Portable Add-ons, the PC card manufacturer, has developed a range of mobile products, from its 16bit Lan cards through to 32bit quad devices for high-speed connectivity. Andrew Edmeads, the manufacturer's product development manager, has the job of looking at emerging mobile technologies and working with the company's R&D department to identify likely winners.
"Resellers are constantly asking 'What can I sell today?', but there is far too much promise of jam tomorrow coming out of manufacturers," said Edmeads. "We're constantly told that this or that technology is 'just around the corner' or that 'first products will be with us by the end of the summer'. It's important to realise that there are plenty of technologies around now that have every chance of still being around in a year or two's time and beyond."
Edmeads is reserving judgement on Bluetooth, one of this and last year's 'emerging' technologies. "Bluetooth has been massively hyped, but people are now starting to ask, in the cold light of day, what it's going to deliver and by when. It looks as if initial products will be available at the end of 2000, and that they will be good for little else other than cable replacement. What people haven't yet realised is that there will be considerable costs involved in implementing a Bluetooth-based system," he said.
Bluetooth looks like it will be a multi-speed affair, with Bluetooth-enabled PCs becoming available before phones, added Edmeads. He claimed he has yet to see a road map from any phone vendor indicating which Bluetooth products they will make available and when. "It might be 12 months before we have any Bluetooth phones, and a year is a long time in mobile computing. The whole landscape might be different by then," he said.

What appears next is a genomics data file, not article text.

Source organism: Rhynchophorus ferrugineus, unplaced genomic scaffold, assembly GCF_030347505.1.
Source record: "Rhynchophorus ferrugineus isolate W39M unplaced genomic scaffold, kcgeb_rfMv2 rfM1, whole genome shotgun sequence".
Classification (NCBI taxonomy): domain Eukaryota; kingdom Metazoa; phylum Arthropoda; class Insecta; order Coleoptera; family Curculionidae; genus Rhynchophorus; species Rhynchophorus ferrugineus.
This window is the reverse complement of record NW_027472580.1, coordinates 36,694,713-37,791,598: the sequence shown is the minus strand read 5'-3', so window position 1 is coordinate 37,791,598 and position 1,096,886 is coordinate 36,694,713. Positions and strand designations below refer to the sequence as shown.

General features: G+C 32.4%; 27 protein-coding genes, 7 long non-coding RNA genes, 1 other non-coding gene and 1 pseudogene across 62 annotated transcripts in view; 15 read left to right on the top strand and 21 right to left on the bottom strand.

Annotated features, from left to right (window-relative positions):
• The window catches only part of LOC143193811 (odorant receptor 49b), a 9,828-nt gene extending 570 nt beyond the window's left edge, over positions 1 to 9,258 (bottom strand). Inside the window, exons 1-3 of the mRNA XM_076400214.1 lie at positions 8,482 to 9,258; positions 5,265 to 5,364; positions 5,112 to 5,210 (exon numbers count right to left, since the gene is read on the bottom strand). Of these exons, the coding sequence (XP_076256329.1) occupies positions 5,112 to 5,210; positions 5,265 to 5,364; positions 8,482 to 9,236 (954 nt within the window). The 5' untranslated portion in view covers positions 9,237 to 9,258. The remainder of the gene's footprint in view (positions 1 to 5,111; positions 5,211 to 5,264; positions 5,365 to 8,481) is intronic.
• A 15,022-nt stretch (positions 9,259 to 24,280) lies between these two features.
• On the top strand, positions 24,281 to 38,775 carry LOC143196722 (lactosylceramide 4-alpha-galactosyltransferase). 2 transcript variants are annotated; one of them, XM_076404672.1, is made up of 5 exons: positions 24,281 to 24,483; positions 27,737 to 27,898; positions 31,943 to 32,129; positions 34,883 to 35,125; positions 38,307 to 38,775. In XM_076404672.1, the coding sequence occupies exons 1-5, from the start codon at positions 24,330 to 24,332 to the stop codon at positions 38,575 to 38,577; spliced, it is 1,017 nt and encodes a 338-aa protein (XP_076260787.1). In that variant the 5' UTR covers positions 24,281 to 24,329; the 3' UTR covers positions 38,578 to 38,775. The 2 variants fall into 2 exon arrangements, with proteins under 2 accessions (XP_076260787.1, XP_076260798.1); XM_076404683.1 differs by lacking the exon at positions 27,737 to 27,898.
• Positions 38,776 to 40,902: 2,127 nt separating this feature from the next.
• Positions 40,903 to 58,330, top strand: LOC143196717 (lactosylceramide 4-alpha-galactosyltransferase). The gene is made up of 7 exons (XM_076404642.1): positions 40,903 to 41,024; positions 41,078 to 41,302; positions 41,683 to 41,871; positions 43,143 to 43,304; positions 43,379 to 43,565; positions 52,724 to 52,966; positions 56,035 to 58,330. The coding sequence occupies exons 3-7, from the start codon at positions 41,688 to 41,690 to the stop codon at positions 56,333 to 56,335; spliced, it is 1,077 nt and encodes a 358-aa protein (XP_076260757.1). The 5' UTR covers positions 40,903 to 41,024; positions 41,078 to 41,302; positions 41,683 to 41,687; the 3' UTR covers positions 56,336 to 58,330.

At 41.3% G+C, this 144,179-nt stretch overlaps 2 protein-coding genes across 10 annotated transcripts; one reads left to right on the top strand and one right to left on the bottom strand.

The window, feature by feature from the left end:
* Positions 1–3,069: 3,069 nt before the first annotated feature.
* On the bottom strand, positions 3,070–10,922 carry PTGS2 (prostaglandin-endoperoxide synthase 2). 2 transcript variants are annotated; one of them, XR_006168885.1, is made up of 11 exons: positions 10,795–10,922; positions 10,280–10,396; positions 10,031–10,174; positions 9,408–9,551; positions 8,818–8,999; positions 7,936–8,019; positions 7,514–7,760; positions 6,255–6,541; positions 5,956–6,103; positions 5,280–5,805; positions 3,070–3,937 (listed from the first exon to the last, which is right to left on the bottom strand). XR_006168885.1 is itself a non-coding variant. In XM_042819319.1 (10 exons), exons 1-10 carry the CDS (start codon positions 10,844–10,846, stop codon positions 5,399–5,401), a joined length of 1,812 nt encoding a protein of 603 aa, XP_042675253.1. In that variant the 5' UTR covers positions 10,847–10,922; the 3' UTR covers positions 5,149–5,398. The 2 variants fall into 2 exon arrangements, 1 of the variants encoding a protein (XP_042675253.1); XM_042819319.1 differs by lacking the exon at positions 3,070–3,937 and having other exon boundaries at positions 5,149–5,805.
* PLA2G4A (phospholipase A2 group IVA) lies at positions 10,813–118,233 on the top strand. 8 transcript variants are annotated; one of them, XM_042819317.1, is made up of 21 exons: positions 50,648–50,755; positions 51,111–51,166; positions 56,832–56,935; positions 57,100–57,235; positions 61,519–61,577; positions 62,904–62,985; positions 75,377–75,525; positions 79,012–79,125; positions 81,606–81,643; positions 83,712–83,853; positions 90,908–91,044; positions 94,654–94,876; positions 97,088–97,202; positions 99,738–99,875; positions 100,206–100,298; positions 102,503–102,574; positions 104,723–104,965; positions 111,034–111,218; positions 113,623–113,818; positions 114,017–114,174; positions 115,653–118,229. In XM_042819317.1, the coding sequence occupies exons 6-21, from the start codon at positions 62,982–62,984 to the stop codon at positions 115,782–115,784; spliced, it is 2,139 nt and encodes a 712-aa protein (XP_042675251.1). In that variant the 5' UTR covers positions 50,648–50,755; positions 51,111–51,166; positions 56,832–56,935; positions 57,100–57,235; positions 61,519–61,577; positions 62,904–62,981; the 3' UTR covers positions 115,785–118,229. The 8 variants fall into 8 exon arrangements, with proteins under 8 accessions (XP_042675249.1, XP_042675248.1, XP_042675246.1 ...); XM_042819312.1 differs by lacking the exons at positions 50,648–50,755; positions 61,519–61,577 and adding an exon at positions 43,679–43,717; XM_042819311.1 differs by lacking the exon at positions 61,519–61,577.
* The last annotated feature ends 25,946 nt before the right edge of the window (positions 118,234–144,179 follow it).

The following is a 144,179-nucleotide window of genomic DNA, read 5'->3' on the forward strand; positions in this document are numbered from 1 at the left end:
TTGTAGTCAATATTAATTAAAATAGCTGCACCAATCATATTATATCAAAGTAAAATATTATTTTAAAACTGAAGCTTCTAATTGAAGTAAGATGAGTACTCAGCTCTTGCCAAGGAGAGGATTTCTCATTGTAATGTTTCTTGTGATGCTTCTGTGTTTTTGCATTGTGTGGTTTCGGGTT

Another mobile technology that many feel is enjoying more air time than it deserves is Wap. "All that most people understand about Wap is that it lets you surf the internet on the phone. But what they don't realise is that the web and Wap are all quite different things. A Wap phone will only let you see Wap-based XML data, not the whole web," said Edmeads
He felt that a Wap backlash is a possibility. "With new technology, you often get a period of excitement where early adopters flock to get involved. Then there's a trough of negativity where its shortcomings emerge. Wap's entering that phase now."
Right here, right now
Edmeads said it is far better for resellers to focus on technologies that are here today as workable solutions. "GSM [Global System for Mobile communication] technology is delivering results. GPRS [General Packet Radio Service] is the next wave of GSM technology, which, like HSCSD [High-Speed Circuit Switched Data], has immense potential. A lot is happening now that doesn't require resellers to wait."
Not all observers are as dismissive of well-hyped technologies such as Wap, although most agree that it is very early days for the standard. Yankee's Taylor believes the success of Wap is by no means assured and depends on other developments. "I don't see Wap taking off until GPRS becomes widely deployed. Services will be limited until then, and the expectations of many customers dashed," he said.
On the hardware front, most market observers agree that hand-held computers of various types are the growth market for the next year. "PDAs are moving into the corporate world big time. It's the hottest space in the mobile market," said Edmeads.
A trend that looks set to play into reseller hands is the fragmentation of the PDA market into vertical sectors, said Taylor. "The handset market will almost certainly fracture. There will be more and more types available to cater for different niche markets."
Just as the PDA market starts to break up, and products and standards become more applicable to certain vertical sectors than others, so resellers are going to have to choose which part of the overall mobile computing market is most relevant to their customer base.
As a whole, it is far too big a market for any one reseller to take stock of it all. But mobile computing will certainly become virtually impossible to ignore.
- Mobile computing is a very hot market which will be hard for resellers to avoid, but it will burn a few fingers along the way.
- Mobile solutions have not reached their full potential yet.
- Resellers will have a hard time keeping up with technological developments in the sector.
- Some mobile technologies, such as GSM, are more mature and dependable than others. Older technologies are slower.
- PDAs are the hottest mobile items around, in both the consumer and corporate markets. The market generally will probably fragment into vertical sectors.